Having drawn considerable interest from yield-starved institutional investors in recent years, spurring meaty capital inflows but progressively lower income returns too, the private debt market could be close to peaking.
So thinks Paul Carrett, group chief investment officer of FWD, the insurance business of Hong Kong-based Pacific Century Group, who says it's time to turn more cautious on private credit or at least parts of the market.
“We certainly feel we are in the late stage of the credit cycle and, frankly, are a little bit surprised at how sanguine many players are in thinking they can keep going on like this,” he told AsianInvestor earlier this month.
“Market cycles do eventually end [and], going into this year, one of the pressure points will be the leveraged loans market, particularly around issues around the lack of strong covenants on these loans,” Carrett said.
Sharply in focus in that regard is middle-market lending, which encompasses that segment of the market which is either too small to receive large bank loans or too big for typical small business loans.
"About 80-90% of middle-market lending now comprises covenant-lite loans," Shawn Khazzam, head of the alternatives solutions group for the Asia-Pacific region at JP Morgan Asset Management told AsianInvestor.
Credit rating agencies such as Moody’s Investor Services have been ringing the alarm bells for some time about leveraged loans – which are extended to companies which already have high levels of debt – and the concomitant rise of covenant-lite loans (financing granted with limited restrictions).
“While weak loan covenants have dominated the landscape since the end of 2016, it is just one of many factors that do not bode well for loan investors in the next economic downturn,” a Moody’s report issued in October said.
“[The] deterioration in debt cushions is taking debt instruments ratings down with them and is indicative of broader loan market trends that point to weaker recoveries in the next downturn,” it warned, forecasting a drop in the recovery rate to 61 cents per dollar for first-lien term loans compared with a historical average of 77 cents per dollar.
When that downturn will kick in remains unclear, but US middle-market lending has clearly been exhibiting late-cycle behaviour, Carrett said.
“Whether it’s over-exuberant or not, we are wary of these parts of the market,” he told AsianInvestor.
There is also the question of changing monetary conditions as the US Federal Reserve continues to slowly shrink its bloated balance sheet and raise interest rates, even if talk of a possible pause in hikes later this year has begun to permeate some markets.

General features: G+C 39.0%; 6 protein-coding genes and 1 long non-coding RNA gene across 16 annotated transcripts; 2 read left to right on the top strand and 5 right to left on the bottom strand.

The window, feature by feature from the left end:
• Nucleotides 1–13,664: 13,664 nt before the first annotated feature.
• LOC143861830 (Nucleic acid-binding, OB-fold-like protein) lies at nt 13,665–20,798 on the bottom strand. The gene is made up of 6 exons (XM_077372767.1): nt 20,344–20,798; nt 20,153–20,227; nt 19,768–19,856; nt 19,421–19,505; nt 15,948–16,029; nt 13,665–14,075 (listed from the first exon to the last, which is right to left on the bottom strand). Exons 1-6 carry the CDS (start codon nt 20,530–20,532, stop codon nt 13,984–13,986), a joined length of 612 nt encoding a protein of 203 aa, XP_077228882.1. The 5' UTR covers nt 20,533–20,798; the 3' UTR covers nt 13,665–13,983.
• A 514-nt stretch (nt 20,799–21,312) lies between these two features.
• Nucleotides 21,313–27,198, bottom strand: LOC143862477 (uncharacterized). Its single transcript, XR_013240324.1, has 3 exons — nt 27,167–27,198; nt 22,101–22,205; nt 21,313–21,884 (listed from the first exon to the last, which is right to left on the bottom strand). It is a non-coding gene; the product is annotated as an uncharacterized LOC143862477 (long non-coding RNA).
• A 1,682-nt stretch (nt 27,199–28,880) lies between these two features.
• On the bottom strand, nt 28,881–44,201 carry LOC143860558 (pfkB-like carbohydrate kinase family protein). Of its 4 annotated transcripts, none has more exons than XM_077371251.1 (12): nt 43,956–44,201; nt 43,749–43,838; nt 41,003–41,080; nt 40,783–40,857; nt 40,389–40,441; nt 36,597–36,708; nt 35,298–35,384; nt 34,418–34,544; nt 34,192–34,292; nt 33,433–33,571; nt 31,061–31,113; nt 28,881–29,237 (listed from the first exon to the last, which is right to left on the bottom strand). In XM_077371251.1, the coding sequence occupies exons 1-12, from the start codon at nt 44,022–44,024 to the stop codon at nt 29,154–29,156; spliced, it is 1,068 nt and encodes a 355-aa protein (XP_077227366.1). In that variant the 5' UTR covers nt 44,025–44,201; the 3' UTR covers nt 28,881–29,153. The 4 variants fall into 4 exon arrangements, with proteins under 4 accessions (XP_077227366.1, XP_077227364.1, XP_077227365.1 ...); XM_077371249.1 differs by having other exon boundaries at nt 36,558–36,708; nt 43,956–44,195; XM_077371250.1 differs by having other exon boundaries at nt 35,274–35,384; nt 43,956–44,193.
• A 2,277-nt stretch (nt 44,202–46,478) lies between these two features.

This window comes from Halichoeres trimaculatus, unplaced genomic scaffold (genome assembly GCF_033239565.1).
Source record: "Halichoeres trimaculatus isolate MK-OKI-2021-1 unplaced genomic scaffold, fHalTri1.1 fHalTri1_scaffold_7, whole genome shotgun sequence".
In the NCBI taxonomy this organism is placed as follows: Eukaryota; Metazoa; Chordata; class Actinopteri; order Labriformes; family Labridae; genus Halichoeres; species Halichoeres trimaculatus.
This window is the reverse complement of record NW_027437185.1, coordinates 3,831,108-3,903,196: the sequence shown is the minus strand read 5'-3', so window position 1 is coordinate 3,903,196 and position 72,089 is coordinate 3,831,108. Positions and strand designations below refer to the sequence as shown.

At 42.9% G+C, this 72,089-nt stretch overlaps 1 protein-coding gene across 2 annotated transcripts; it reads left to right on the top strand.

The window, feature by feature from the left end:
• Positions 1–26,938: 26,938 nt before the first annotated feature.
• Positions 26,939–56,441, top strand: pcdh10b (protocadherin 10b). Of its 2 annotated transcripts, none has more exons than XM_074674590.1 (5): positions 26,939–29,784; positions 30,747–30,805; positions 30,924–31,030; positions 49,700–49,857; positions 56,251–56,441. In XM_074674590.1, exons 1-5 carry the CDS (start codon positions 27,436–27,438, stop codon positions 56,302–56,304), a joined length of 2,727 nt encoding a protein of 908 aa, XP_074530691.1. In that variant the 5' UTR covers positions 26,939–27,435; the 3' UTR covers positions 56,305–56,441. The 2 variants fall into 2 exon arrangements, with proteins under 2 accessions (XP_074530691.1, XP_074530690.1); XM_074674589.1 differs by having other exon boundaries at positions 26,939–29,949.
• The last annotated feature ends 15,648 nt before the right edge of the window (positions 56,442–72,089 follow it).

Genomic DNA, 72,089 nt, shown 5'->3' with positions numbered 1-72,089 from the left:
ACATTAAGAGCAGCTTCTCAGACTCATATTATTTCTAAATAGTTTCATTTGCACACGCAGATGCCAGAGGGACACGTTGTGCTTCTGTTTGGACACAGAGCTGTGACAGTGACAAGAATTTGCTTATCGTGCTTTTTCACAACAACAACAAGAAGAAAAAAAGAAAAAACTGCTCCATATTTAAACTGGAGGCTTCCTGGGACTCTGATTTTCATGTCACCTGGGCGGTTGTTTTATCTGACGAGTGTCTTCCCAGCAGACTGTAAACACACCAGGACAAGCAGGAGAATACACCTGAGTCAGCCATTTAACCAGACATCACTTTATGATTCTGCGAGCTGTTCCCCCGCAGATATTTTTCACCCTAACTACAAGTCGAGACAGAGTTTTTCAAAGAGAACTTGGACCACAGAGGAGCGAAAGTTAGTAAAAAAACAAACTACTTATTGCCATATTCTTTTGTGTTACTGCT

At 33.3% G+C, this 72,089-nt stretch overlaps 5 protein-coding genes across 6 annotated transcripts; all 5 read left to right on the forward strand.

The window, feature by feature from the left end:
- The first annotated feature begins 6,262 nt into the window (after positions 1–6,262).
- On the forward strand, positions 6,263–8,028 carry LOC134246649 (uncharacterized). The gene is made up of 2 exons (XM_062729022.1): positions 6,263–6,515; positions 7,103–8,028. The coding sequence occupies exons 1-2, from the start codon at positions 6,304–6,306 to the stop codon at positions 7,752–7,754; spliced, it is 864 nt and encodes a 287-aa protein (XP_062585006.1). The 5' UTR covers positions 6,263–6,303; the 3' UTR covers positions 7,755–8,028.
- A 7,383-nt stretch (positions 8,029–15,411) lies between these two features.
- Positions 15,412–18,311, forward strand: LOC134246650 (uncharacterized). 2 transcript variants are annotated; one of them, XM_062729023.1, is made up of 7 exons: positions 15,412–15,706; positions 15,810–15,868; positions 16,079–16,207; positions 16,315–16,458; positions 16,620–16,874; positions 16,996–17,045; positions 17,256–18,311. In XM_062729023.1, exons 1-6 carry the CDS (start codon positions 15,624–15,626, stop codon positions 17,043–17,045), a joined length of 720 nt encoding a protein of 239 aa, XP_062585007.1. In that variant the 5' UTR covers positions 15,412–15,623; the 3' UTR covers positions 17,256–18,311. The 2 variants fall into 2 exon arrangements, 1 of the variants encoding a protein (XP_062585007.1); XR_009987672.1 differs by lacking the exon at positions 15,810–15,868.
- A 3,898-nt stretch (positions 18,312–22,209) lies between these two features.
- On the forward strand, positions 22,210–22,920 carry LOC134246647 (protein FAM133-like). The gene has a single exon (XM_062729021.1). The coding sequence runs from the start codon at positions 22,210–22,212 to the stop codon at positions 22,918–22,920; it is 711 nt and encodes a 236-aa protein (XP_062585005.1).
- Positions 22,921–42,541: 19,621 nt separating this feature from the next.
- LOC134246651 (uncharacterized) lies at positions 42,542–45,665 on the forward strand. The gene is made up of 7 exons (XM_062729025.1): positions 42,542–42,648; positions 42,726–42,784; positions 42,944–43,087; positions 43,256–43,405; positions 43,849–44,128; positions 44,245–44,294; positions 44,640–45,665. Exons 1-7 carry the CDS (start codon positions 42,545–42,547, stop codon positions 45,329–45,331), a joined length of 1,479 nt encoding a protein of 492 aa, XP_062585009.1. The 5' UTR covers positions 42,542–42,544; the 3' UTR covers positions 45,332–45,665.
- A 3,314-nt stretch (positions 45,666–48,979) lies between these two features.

In broad terms, that will require credit portfolios to be more actively managed.
“In a quantitative easing world, active managers found it hard to distinguish themselves because everything performed well,” Carrett said. “However, as we move from QE to quantitative tightening, investors will have to deal with more volatility, changing economic, political and market cycles as well as rising rates.”
As a result, investors will need to become more selective about the credit opportunities they choose to invest in.
Although investors to date have primarily focused on US and European private credit markets, Carrett noted that Asian private credit opportunities are also generating some interest, including in the Chinese property sector.
But there are still some challenges to overcome when deploying money in Asia or putting teams together, he added.
“European private debt fund houses, for instance, have a lot of experience in sourcing and structuring deals. Doing this in Asia is much harder compared with the US. The legal systems for each nation in Asia are different, for instance, and that can be a challenge when deploying funds,” Carrett said.
Asia-focused private debt funds raised $3.8 billion in the first 11 months of 2018, considerably lower than the $8.7 billion raised in 2017, according to alternatives industry tracker Preqin. Even so, overall assets under management in these funds had an estimated unrealised value of $33 billion at the end of March 2018, while dry-powder capital (funds that firms have available to deploy when good opportunities present themselves) was estimated at $19.6 billion.
About 80% of FWD’s current investments are in government and corporate bonds, Carrett said, without providing a breakdown of its asset allocation or its total investment assets.
FWD group's assets totalled around $28 billion at the end of September 2018.
*This story has been updated with asset data.
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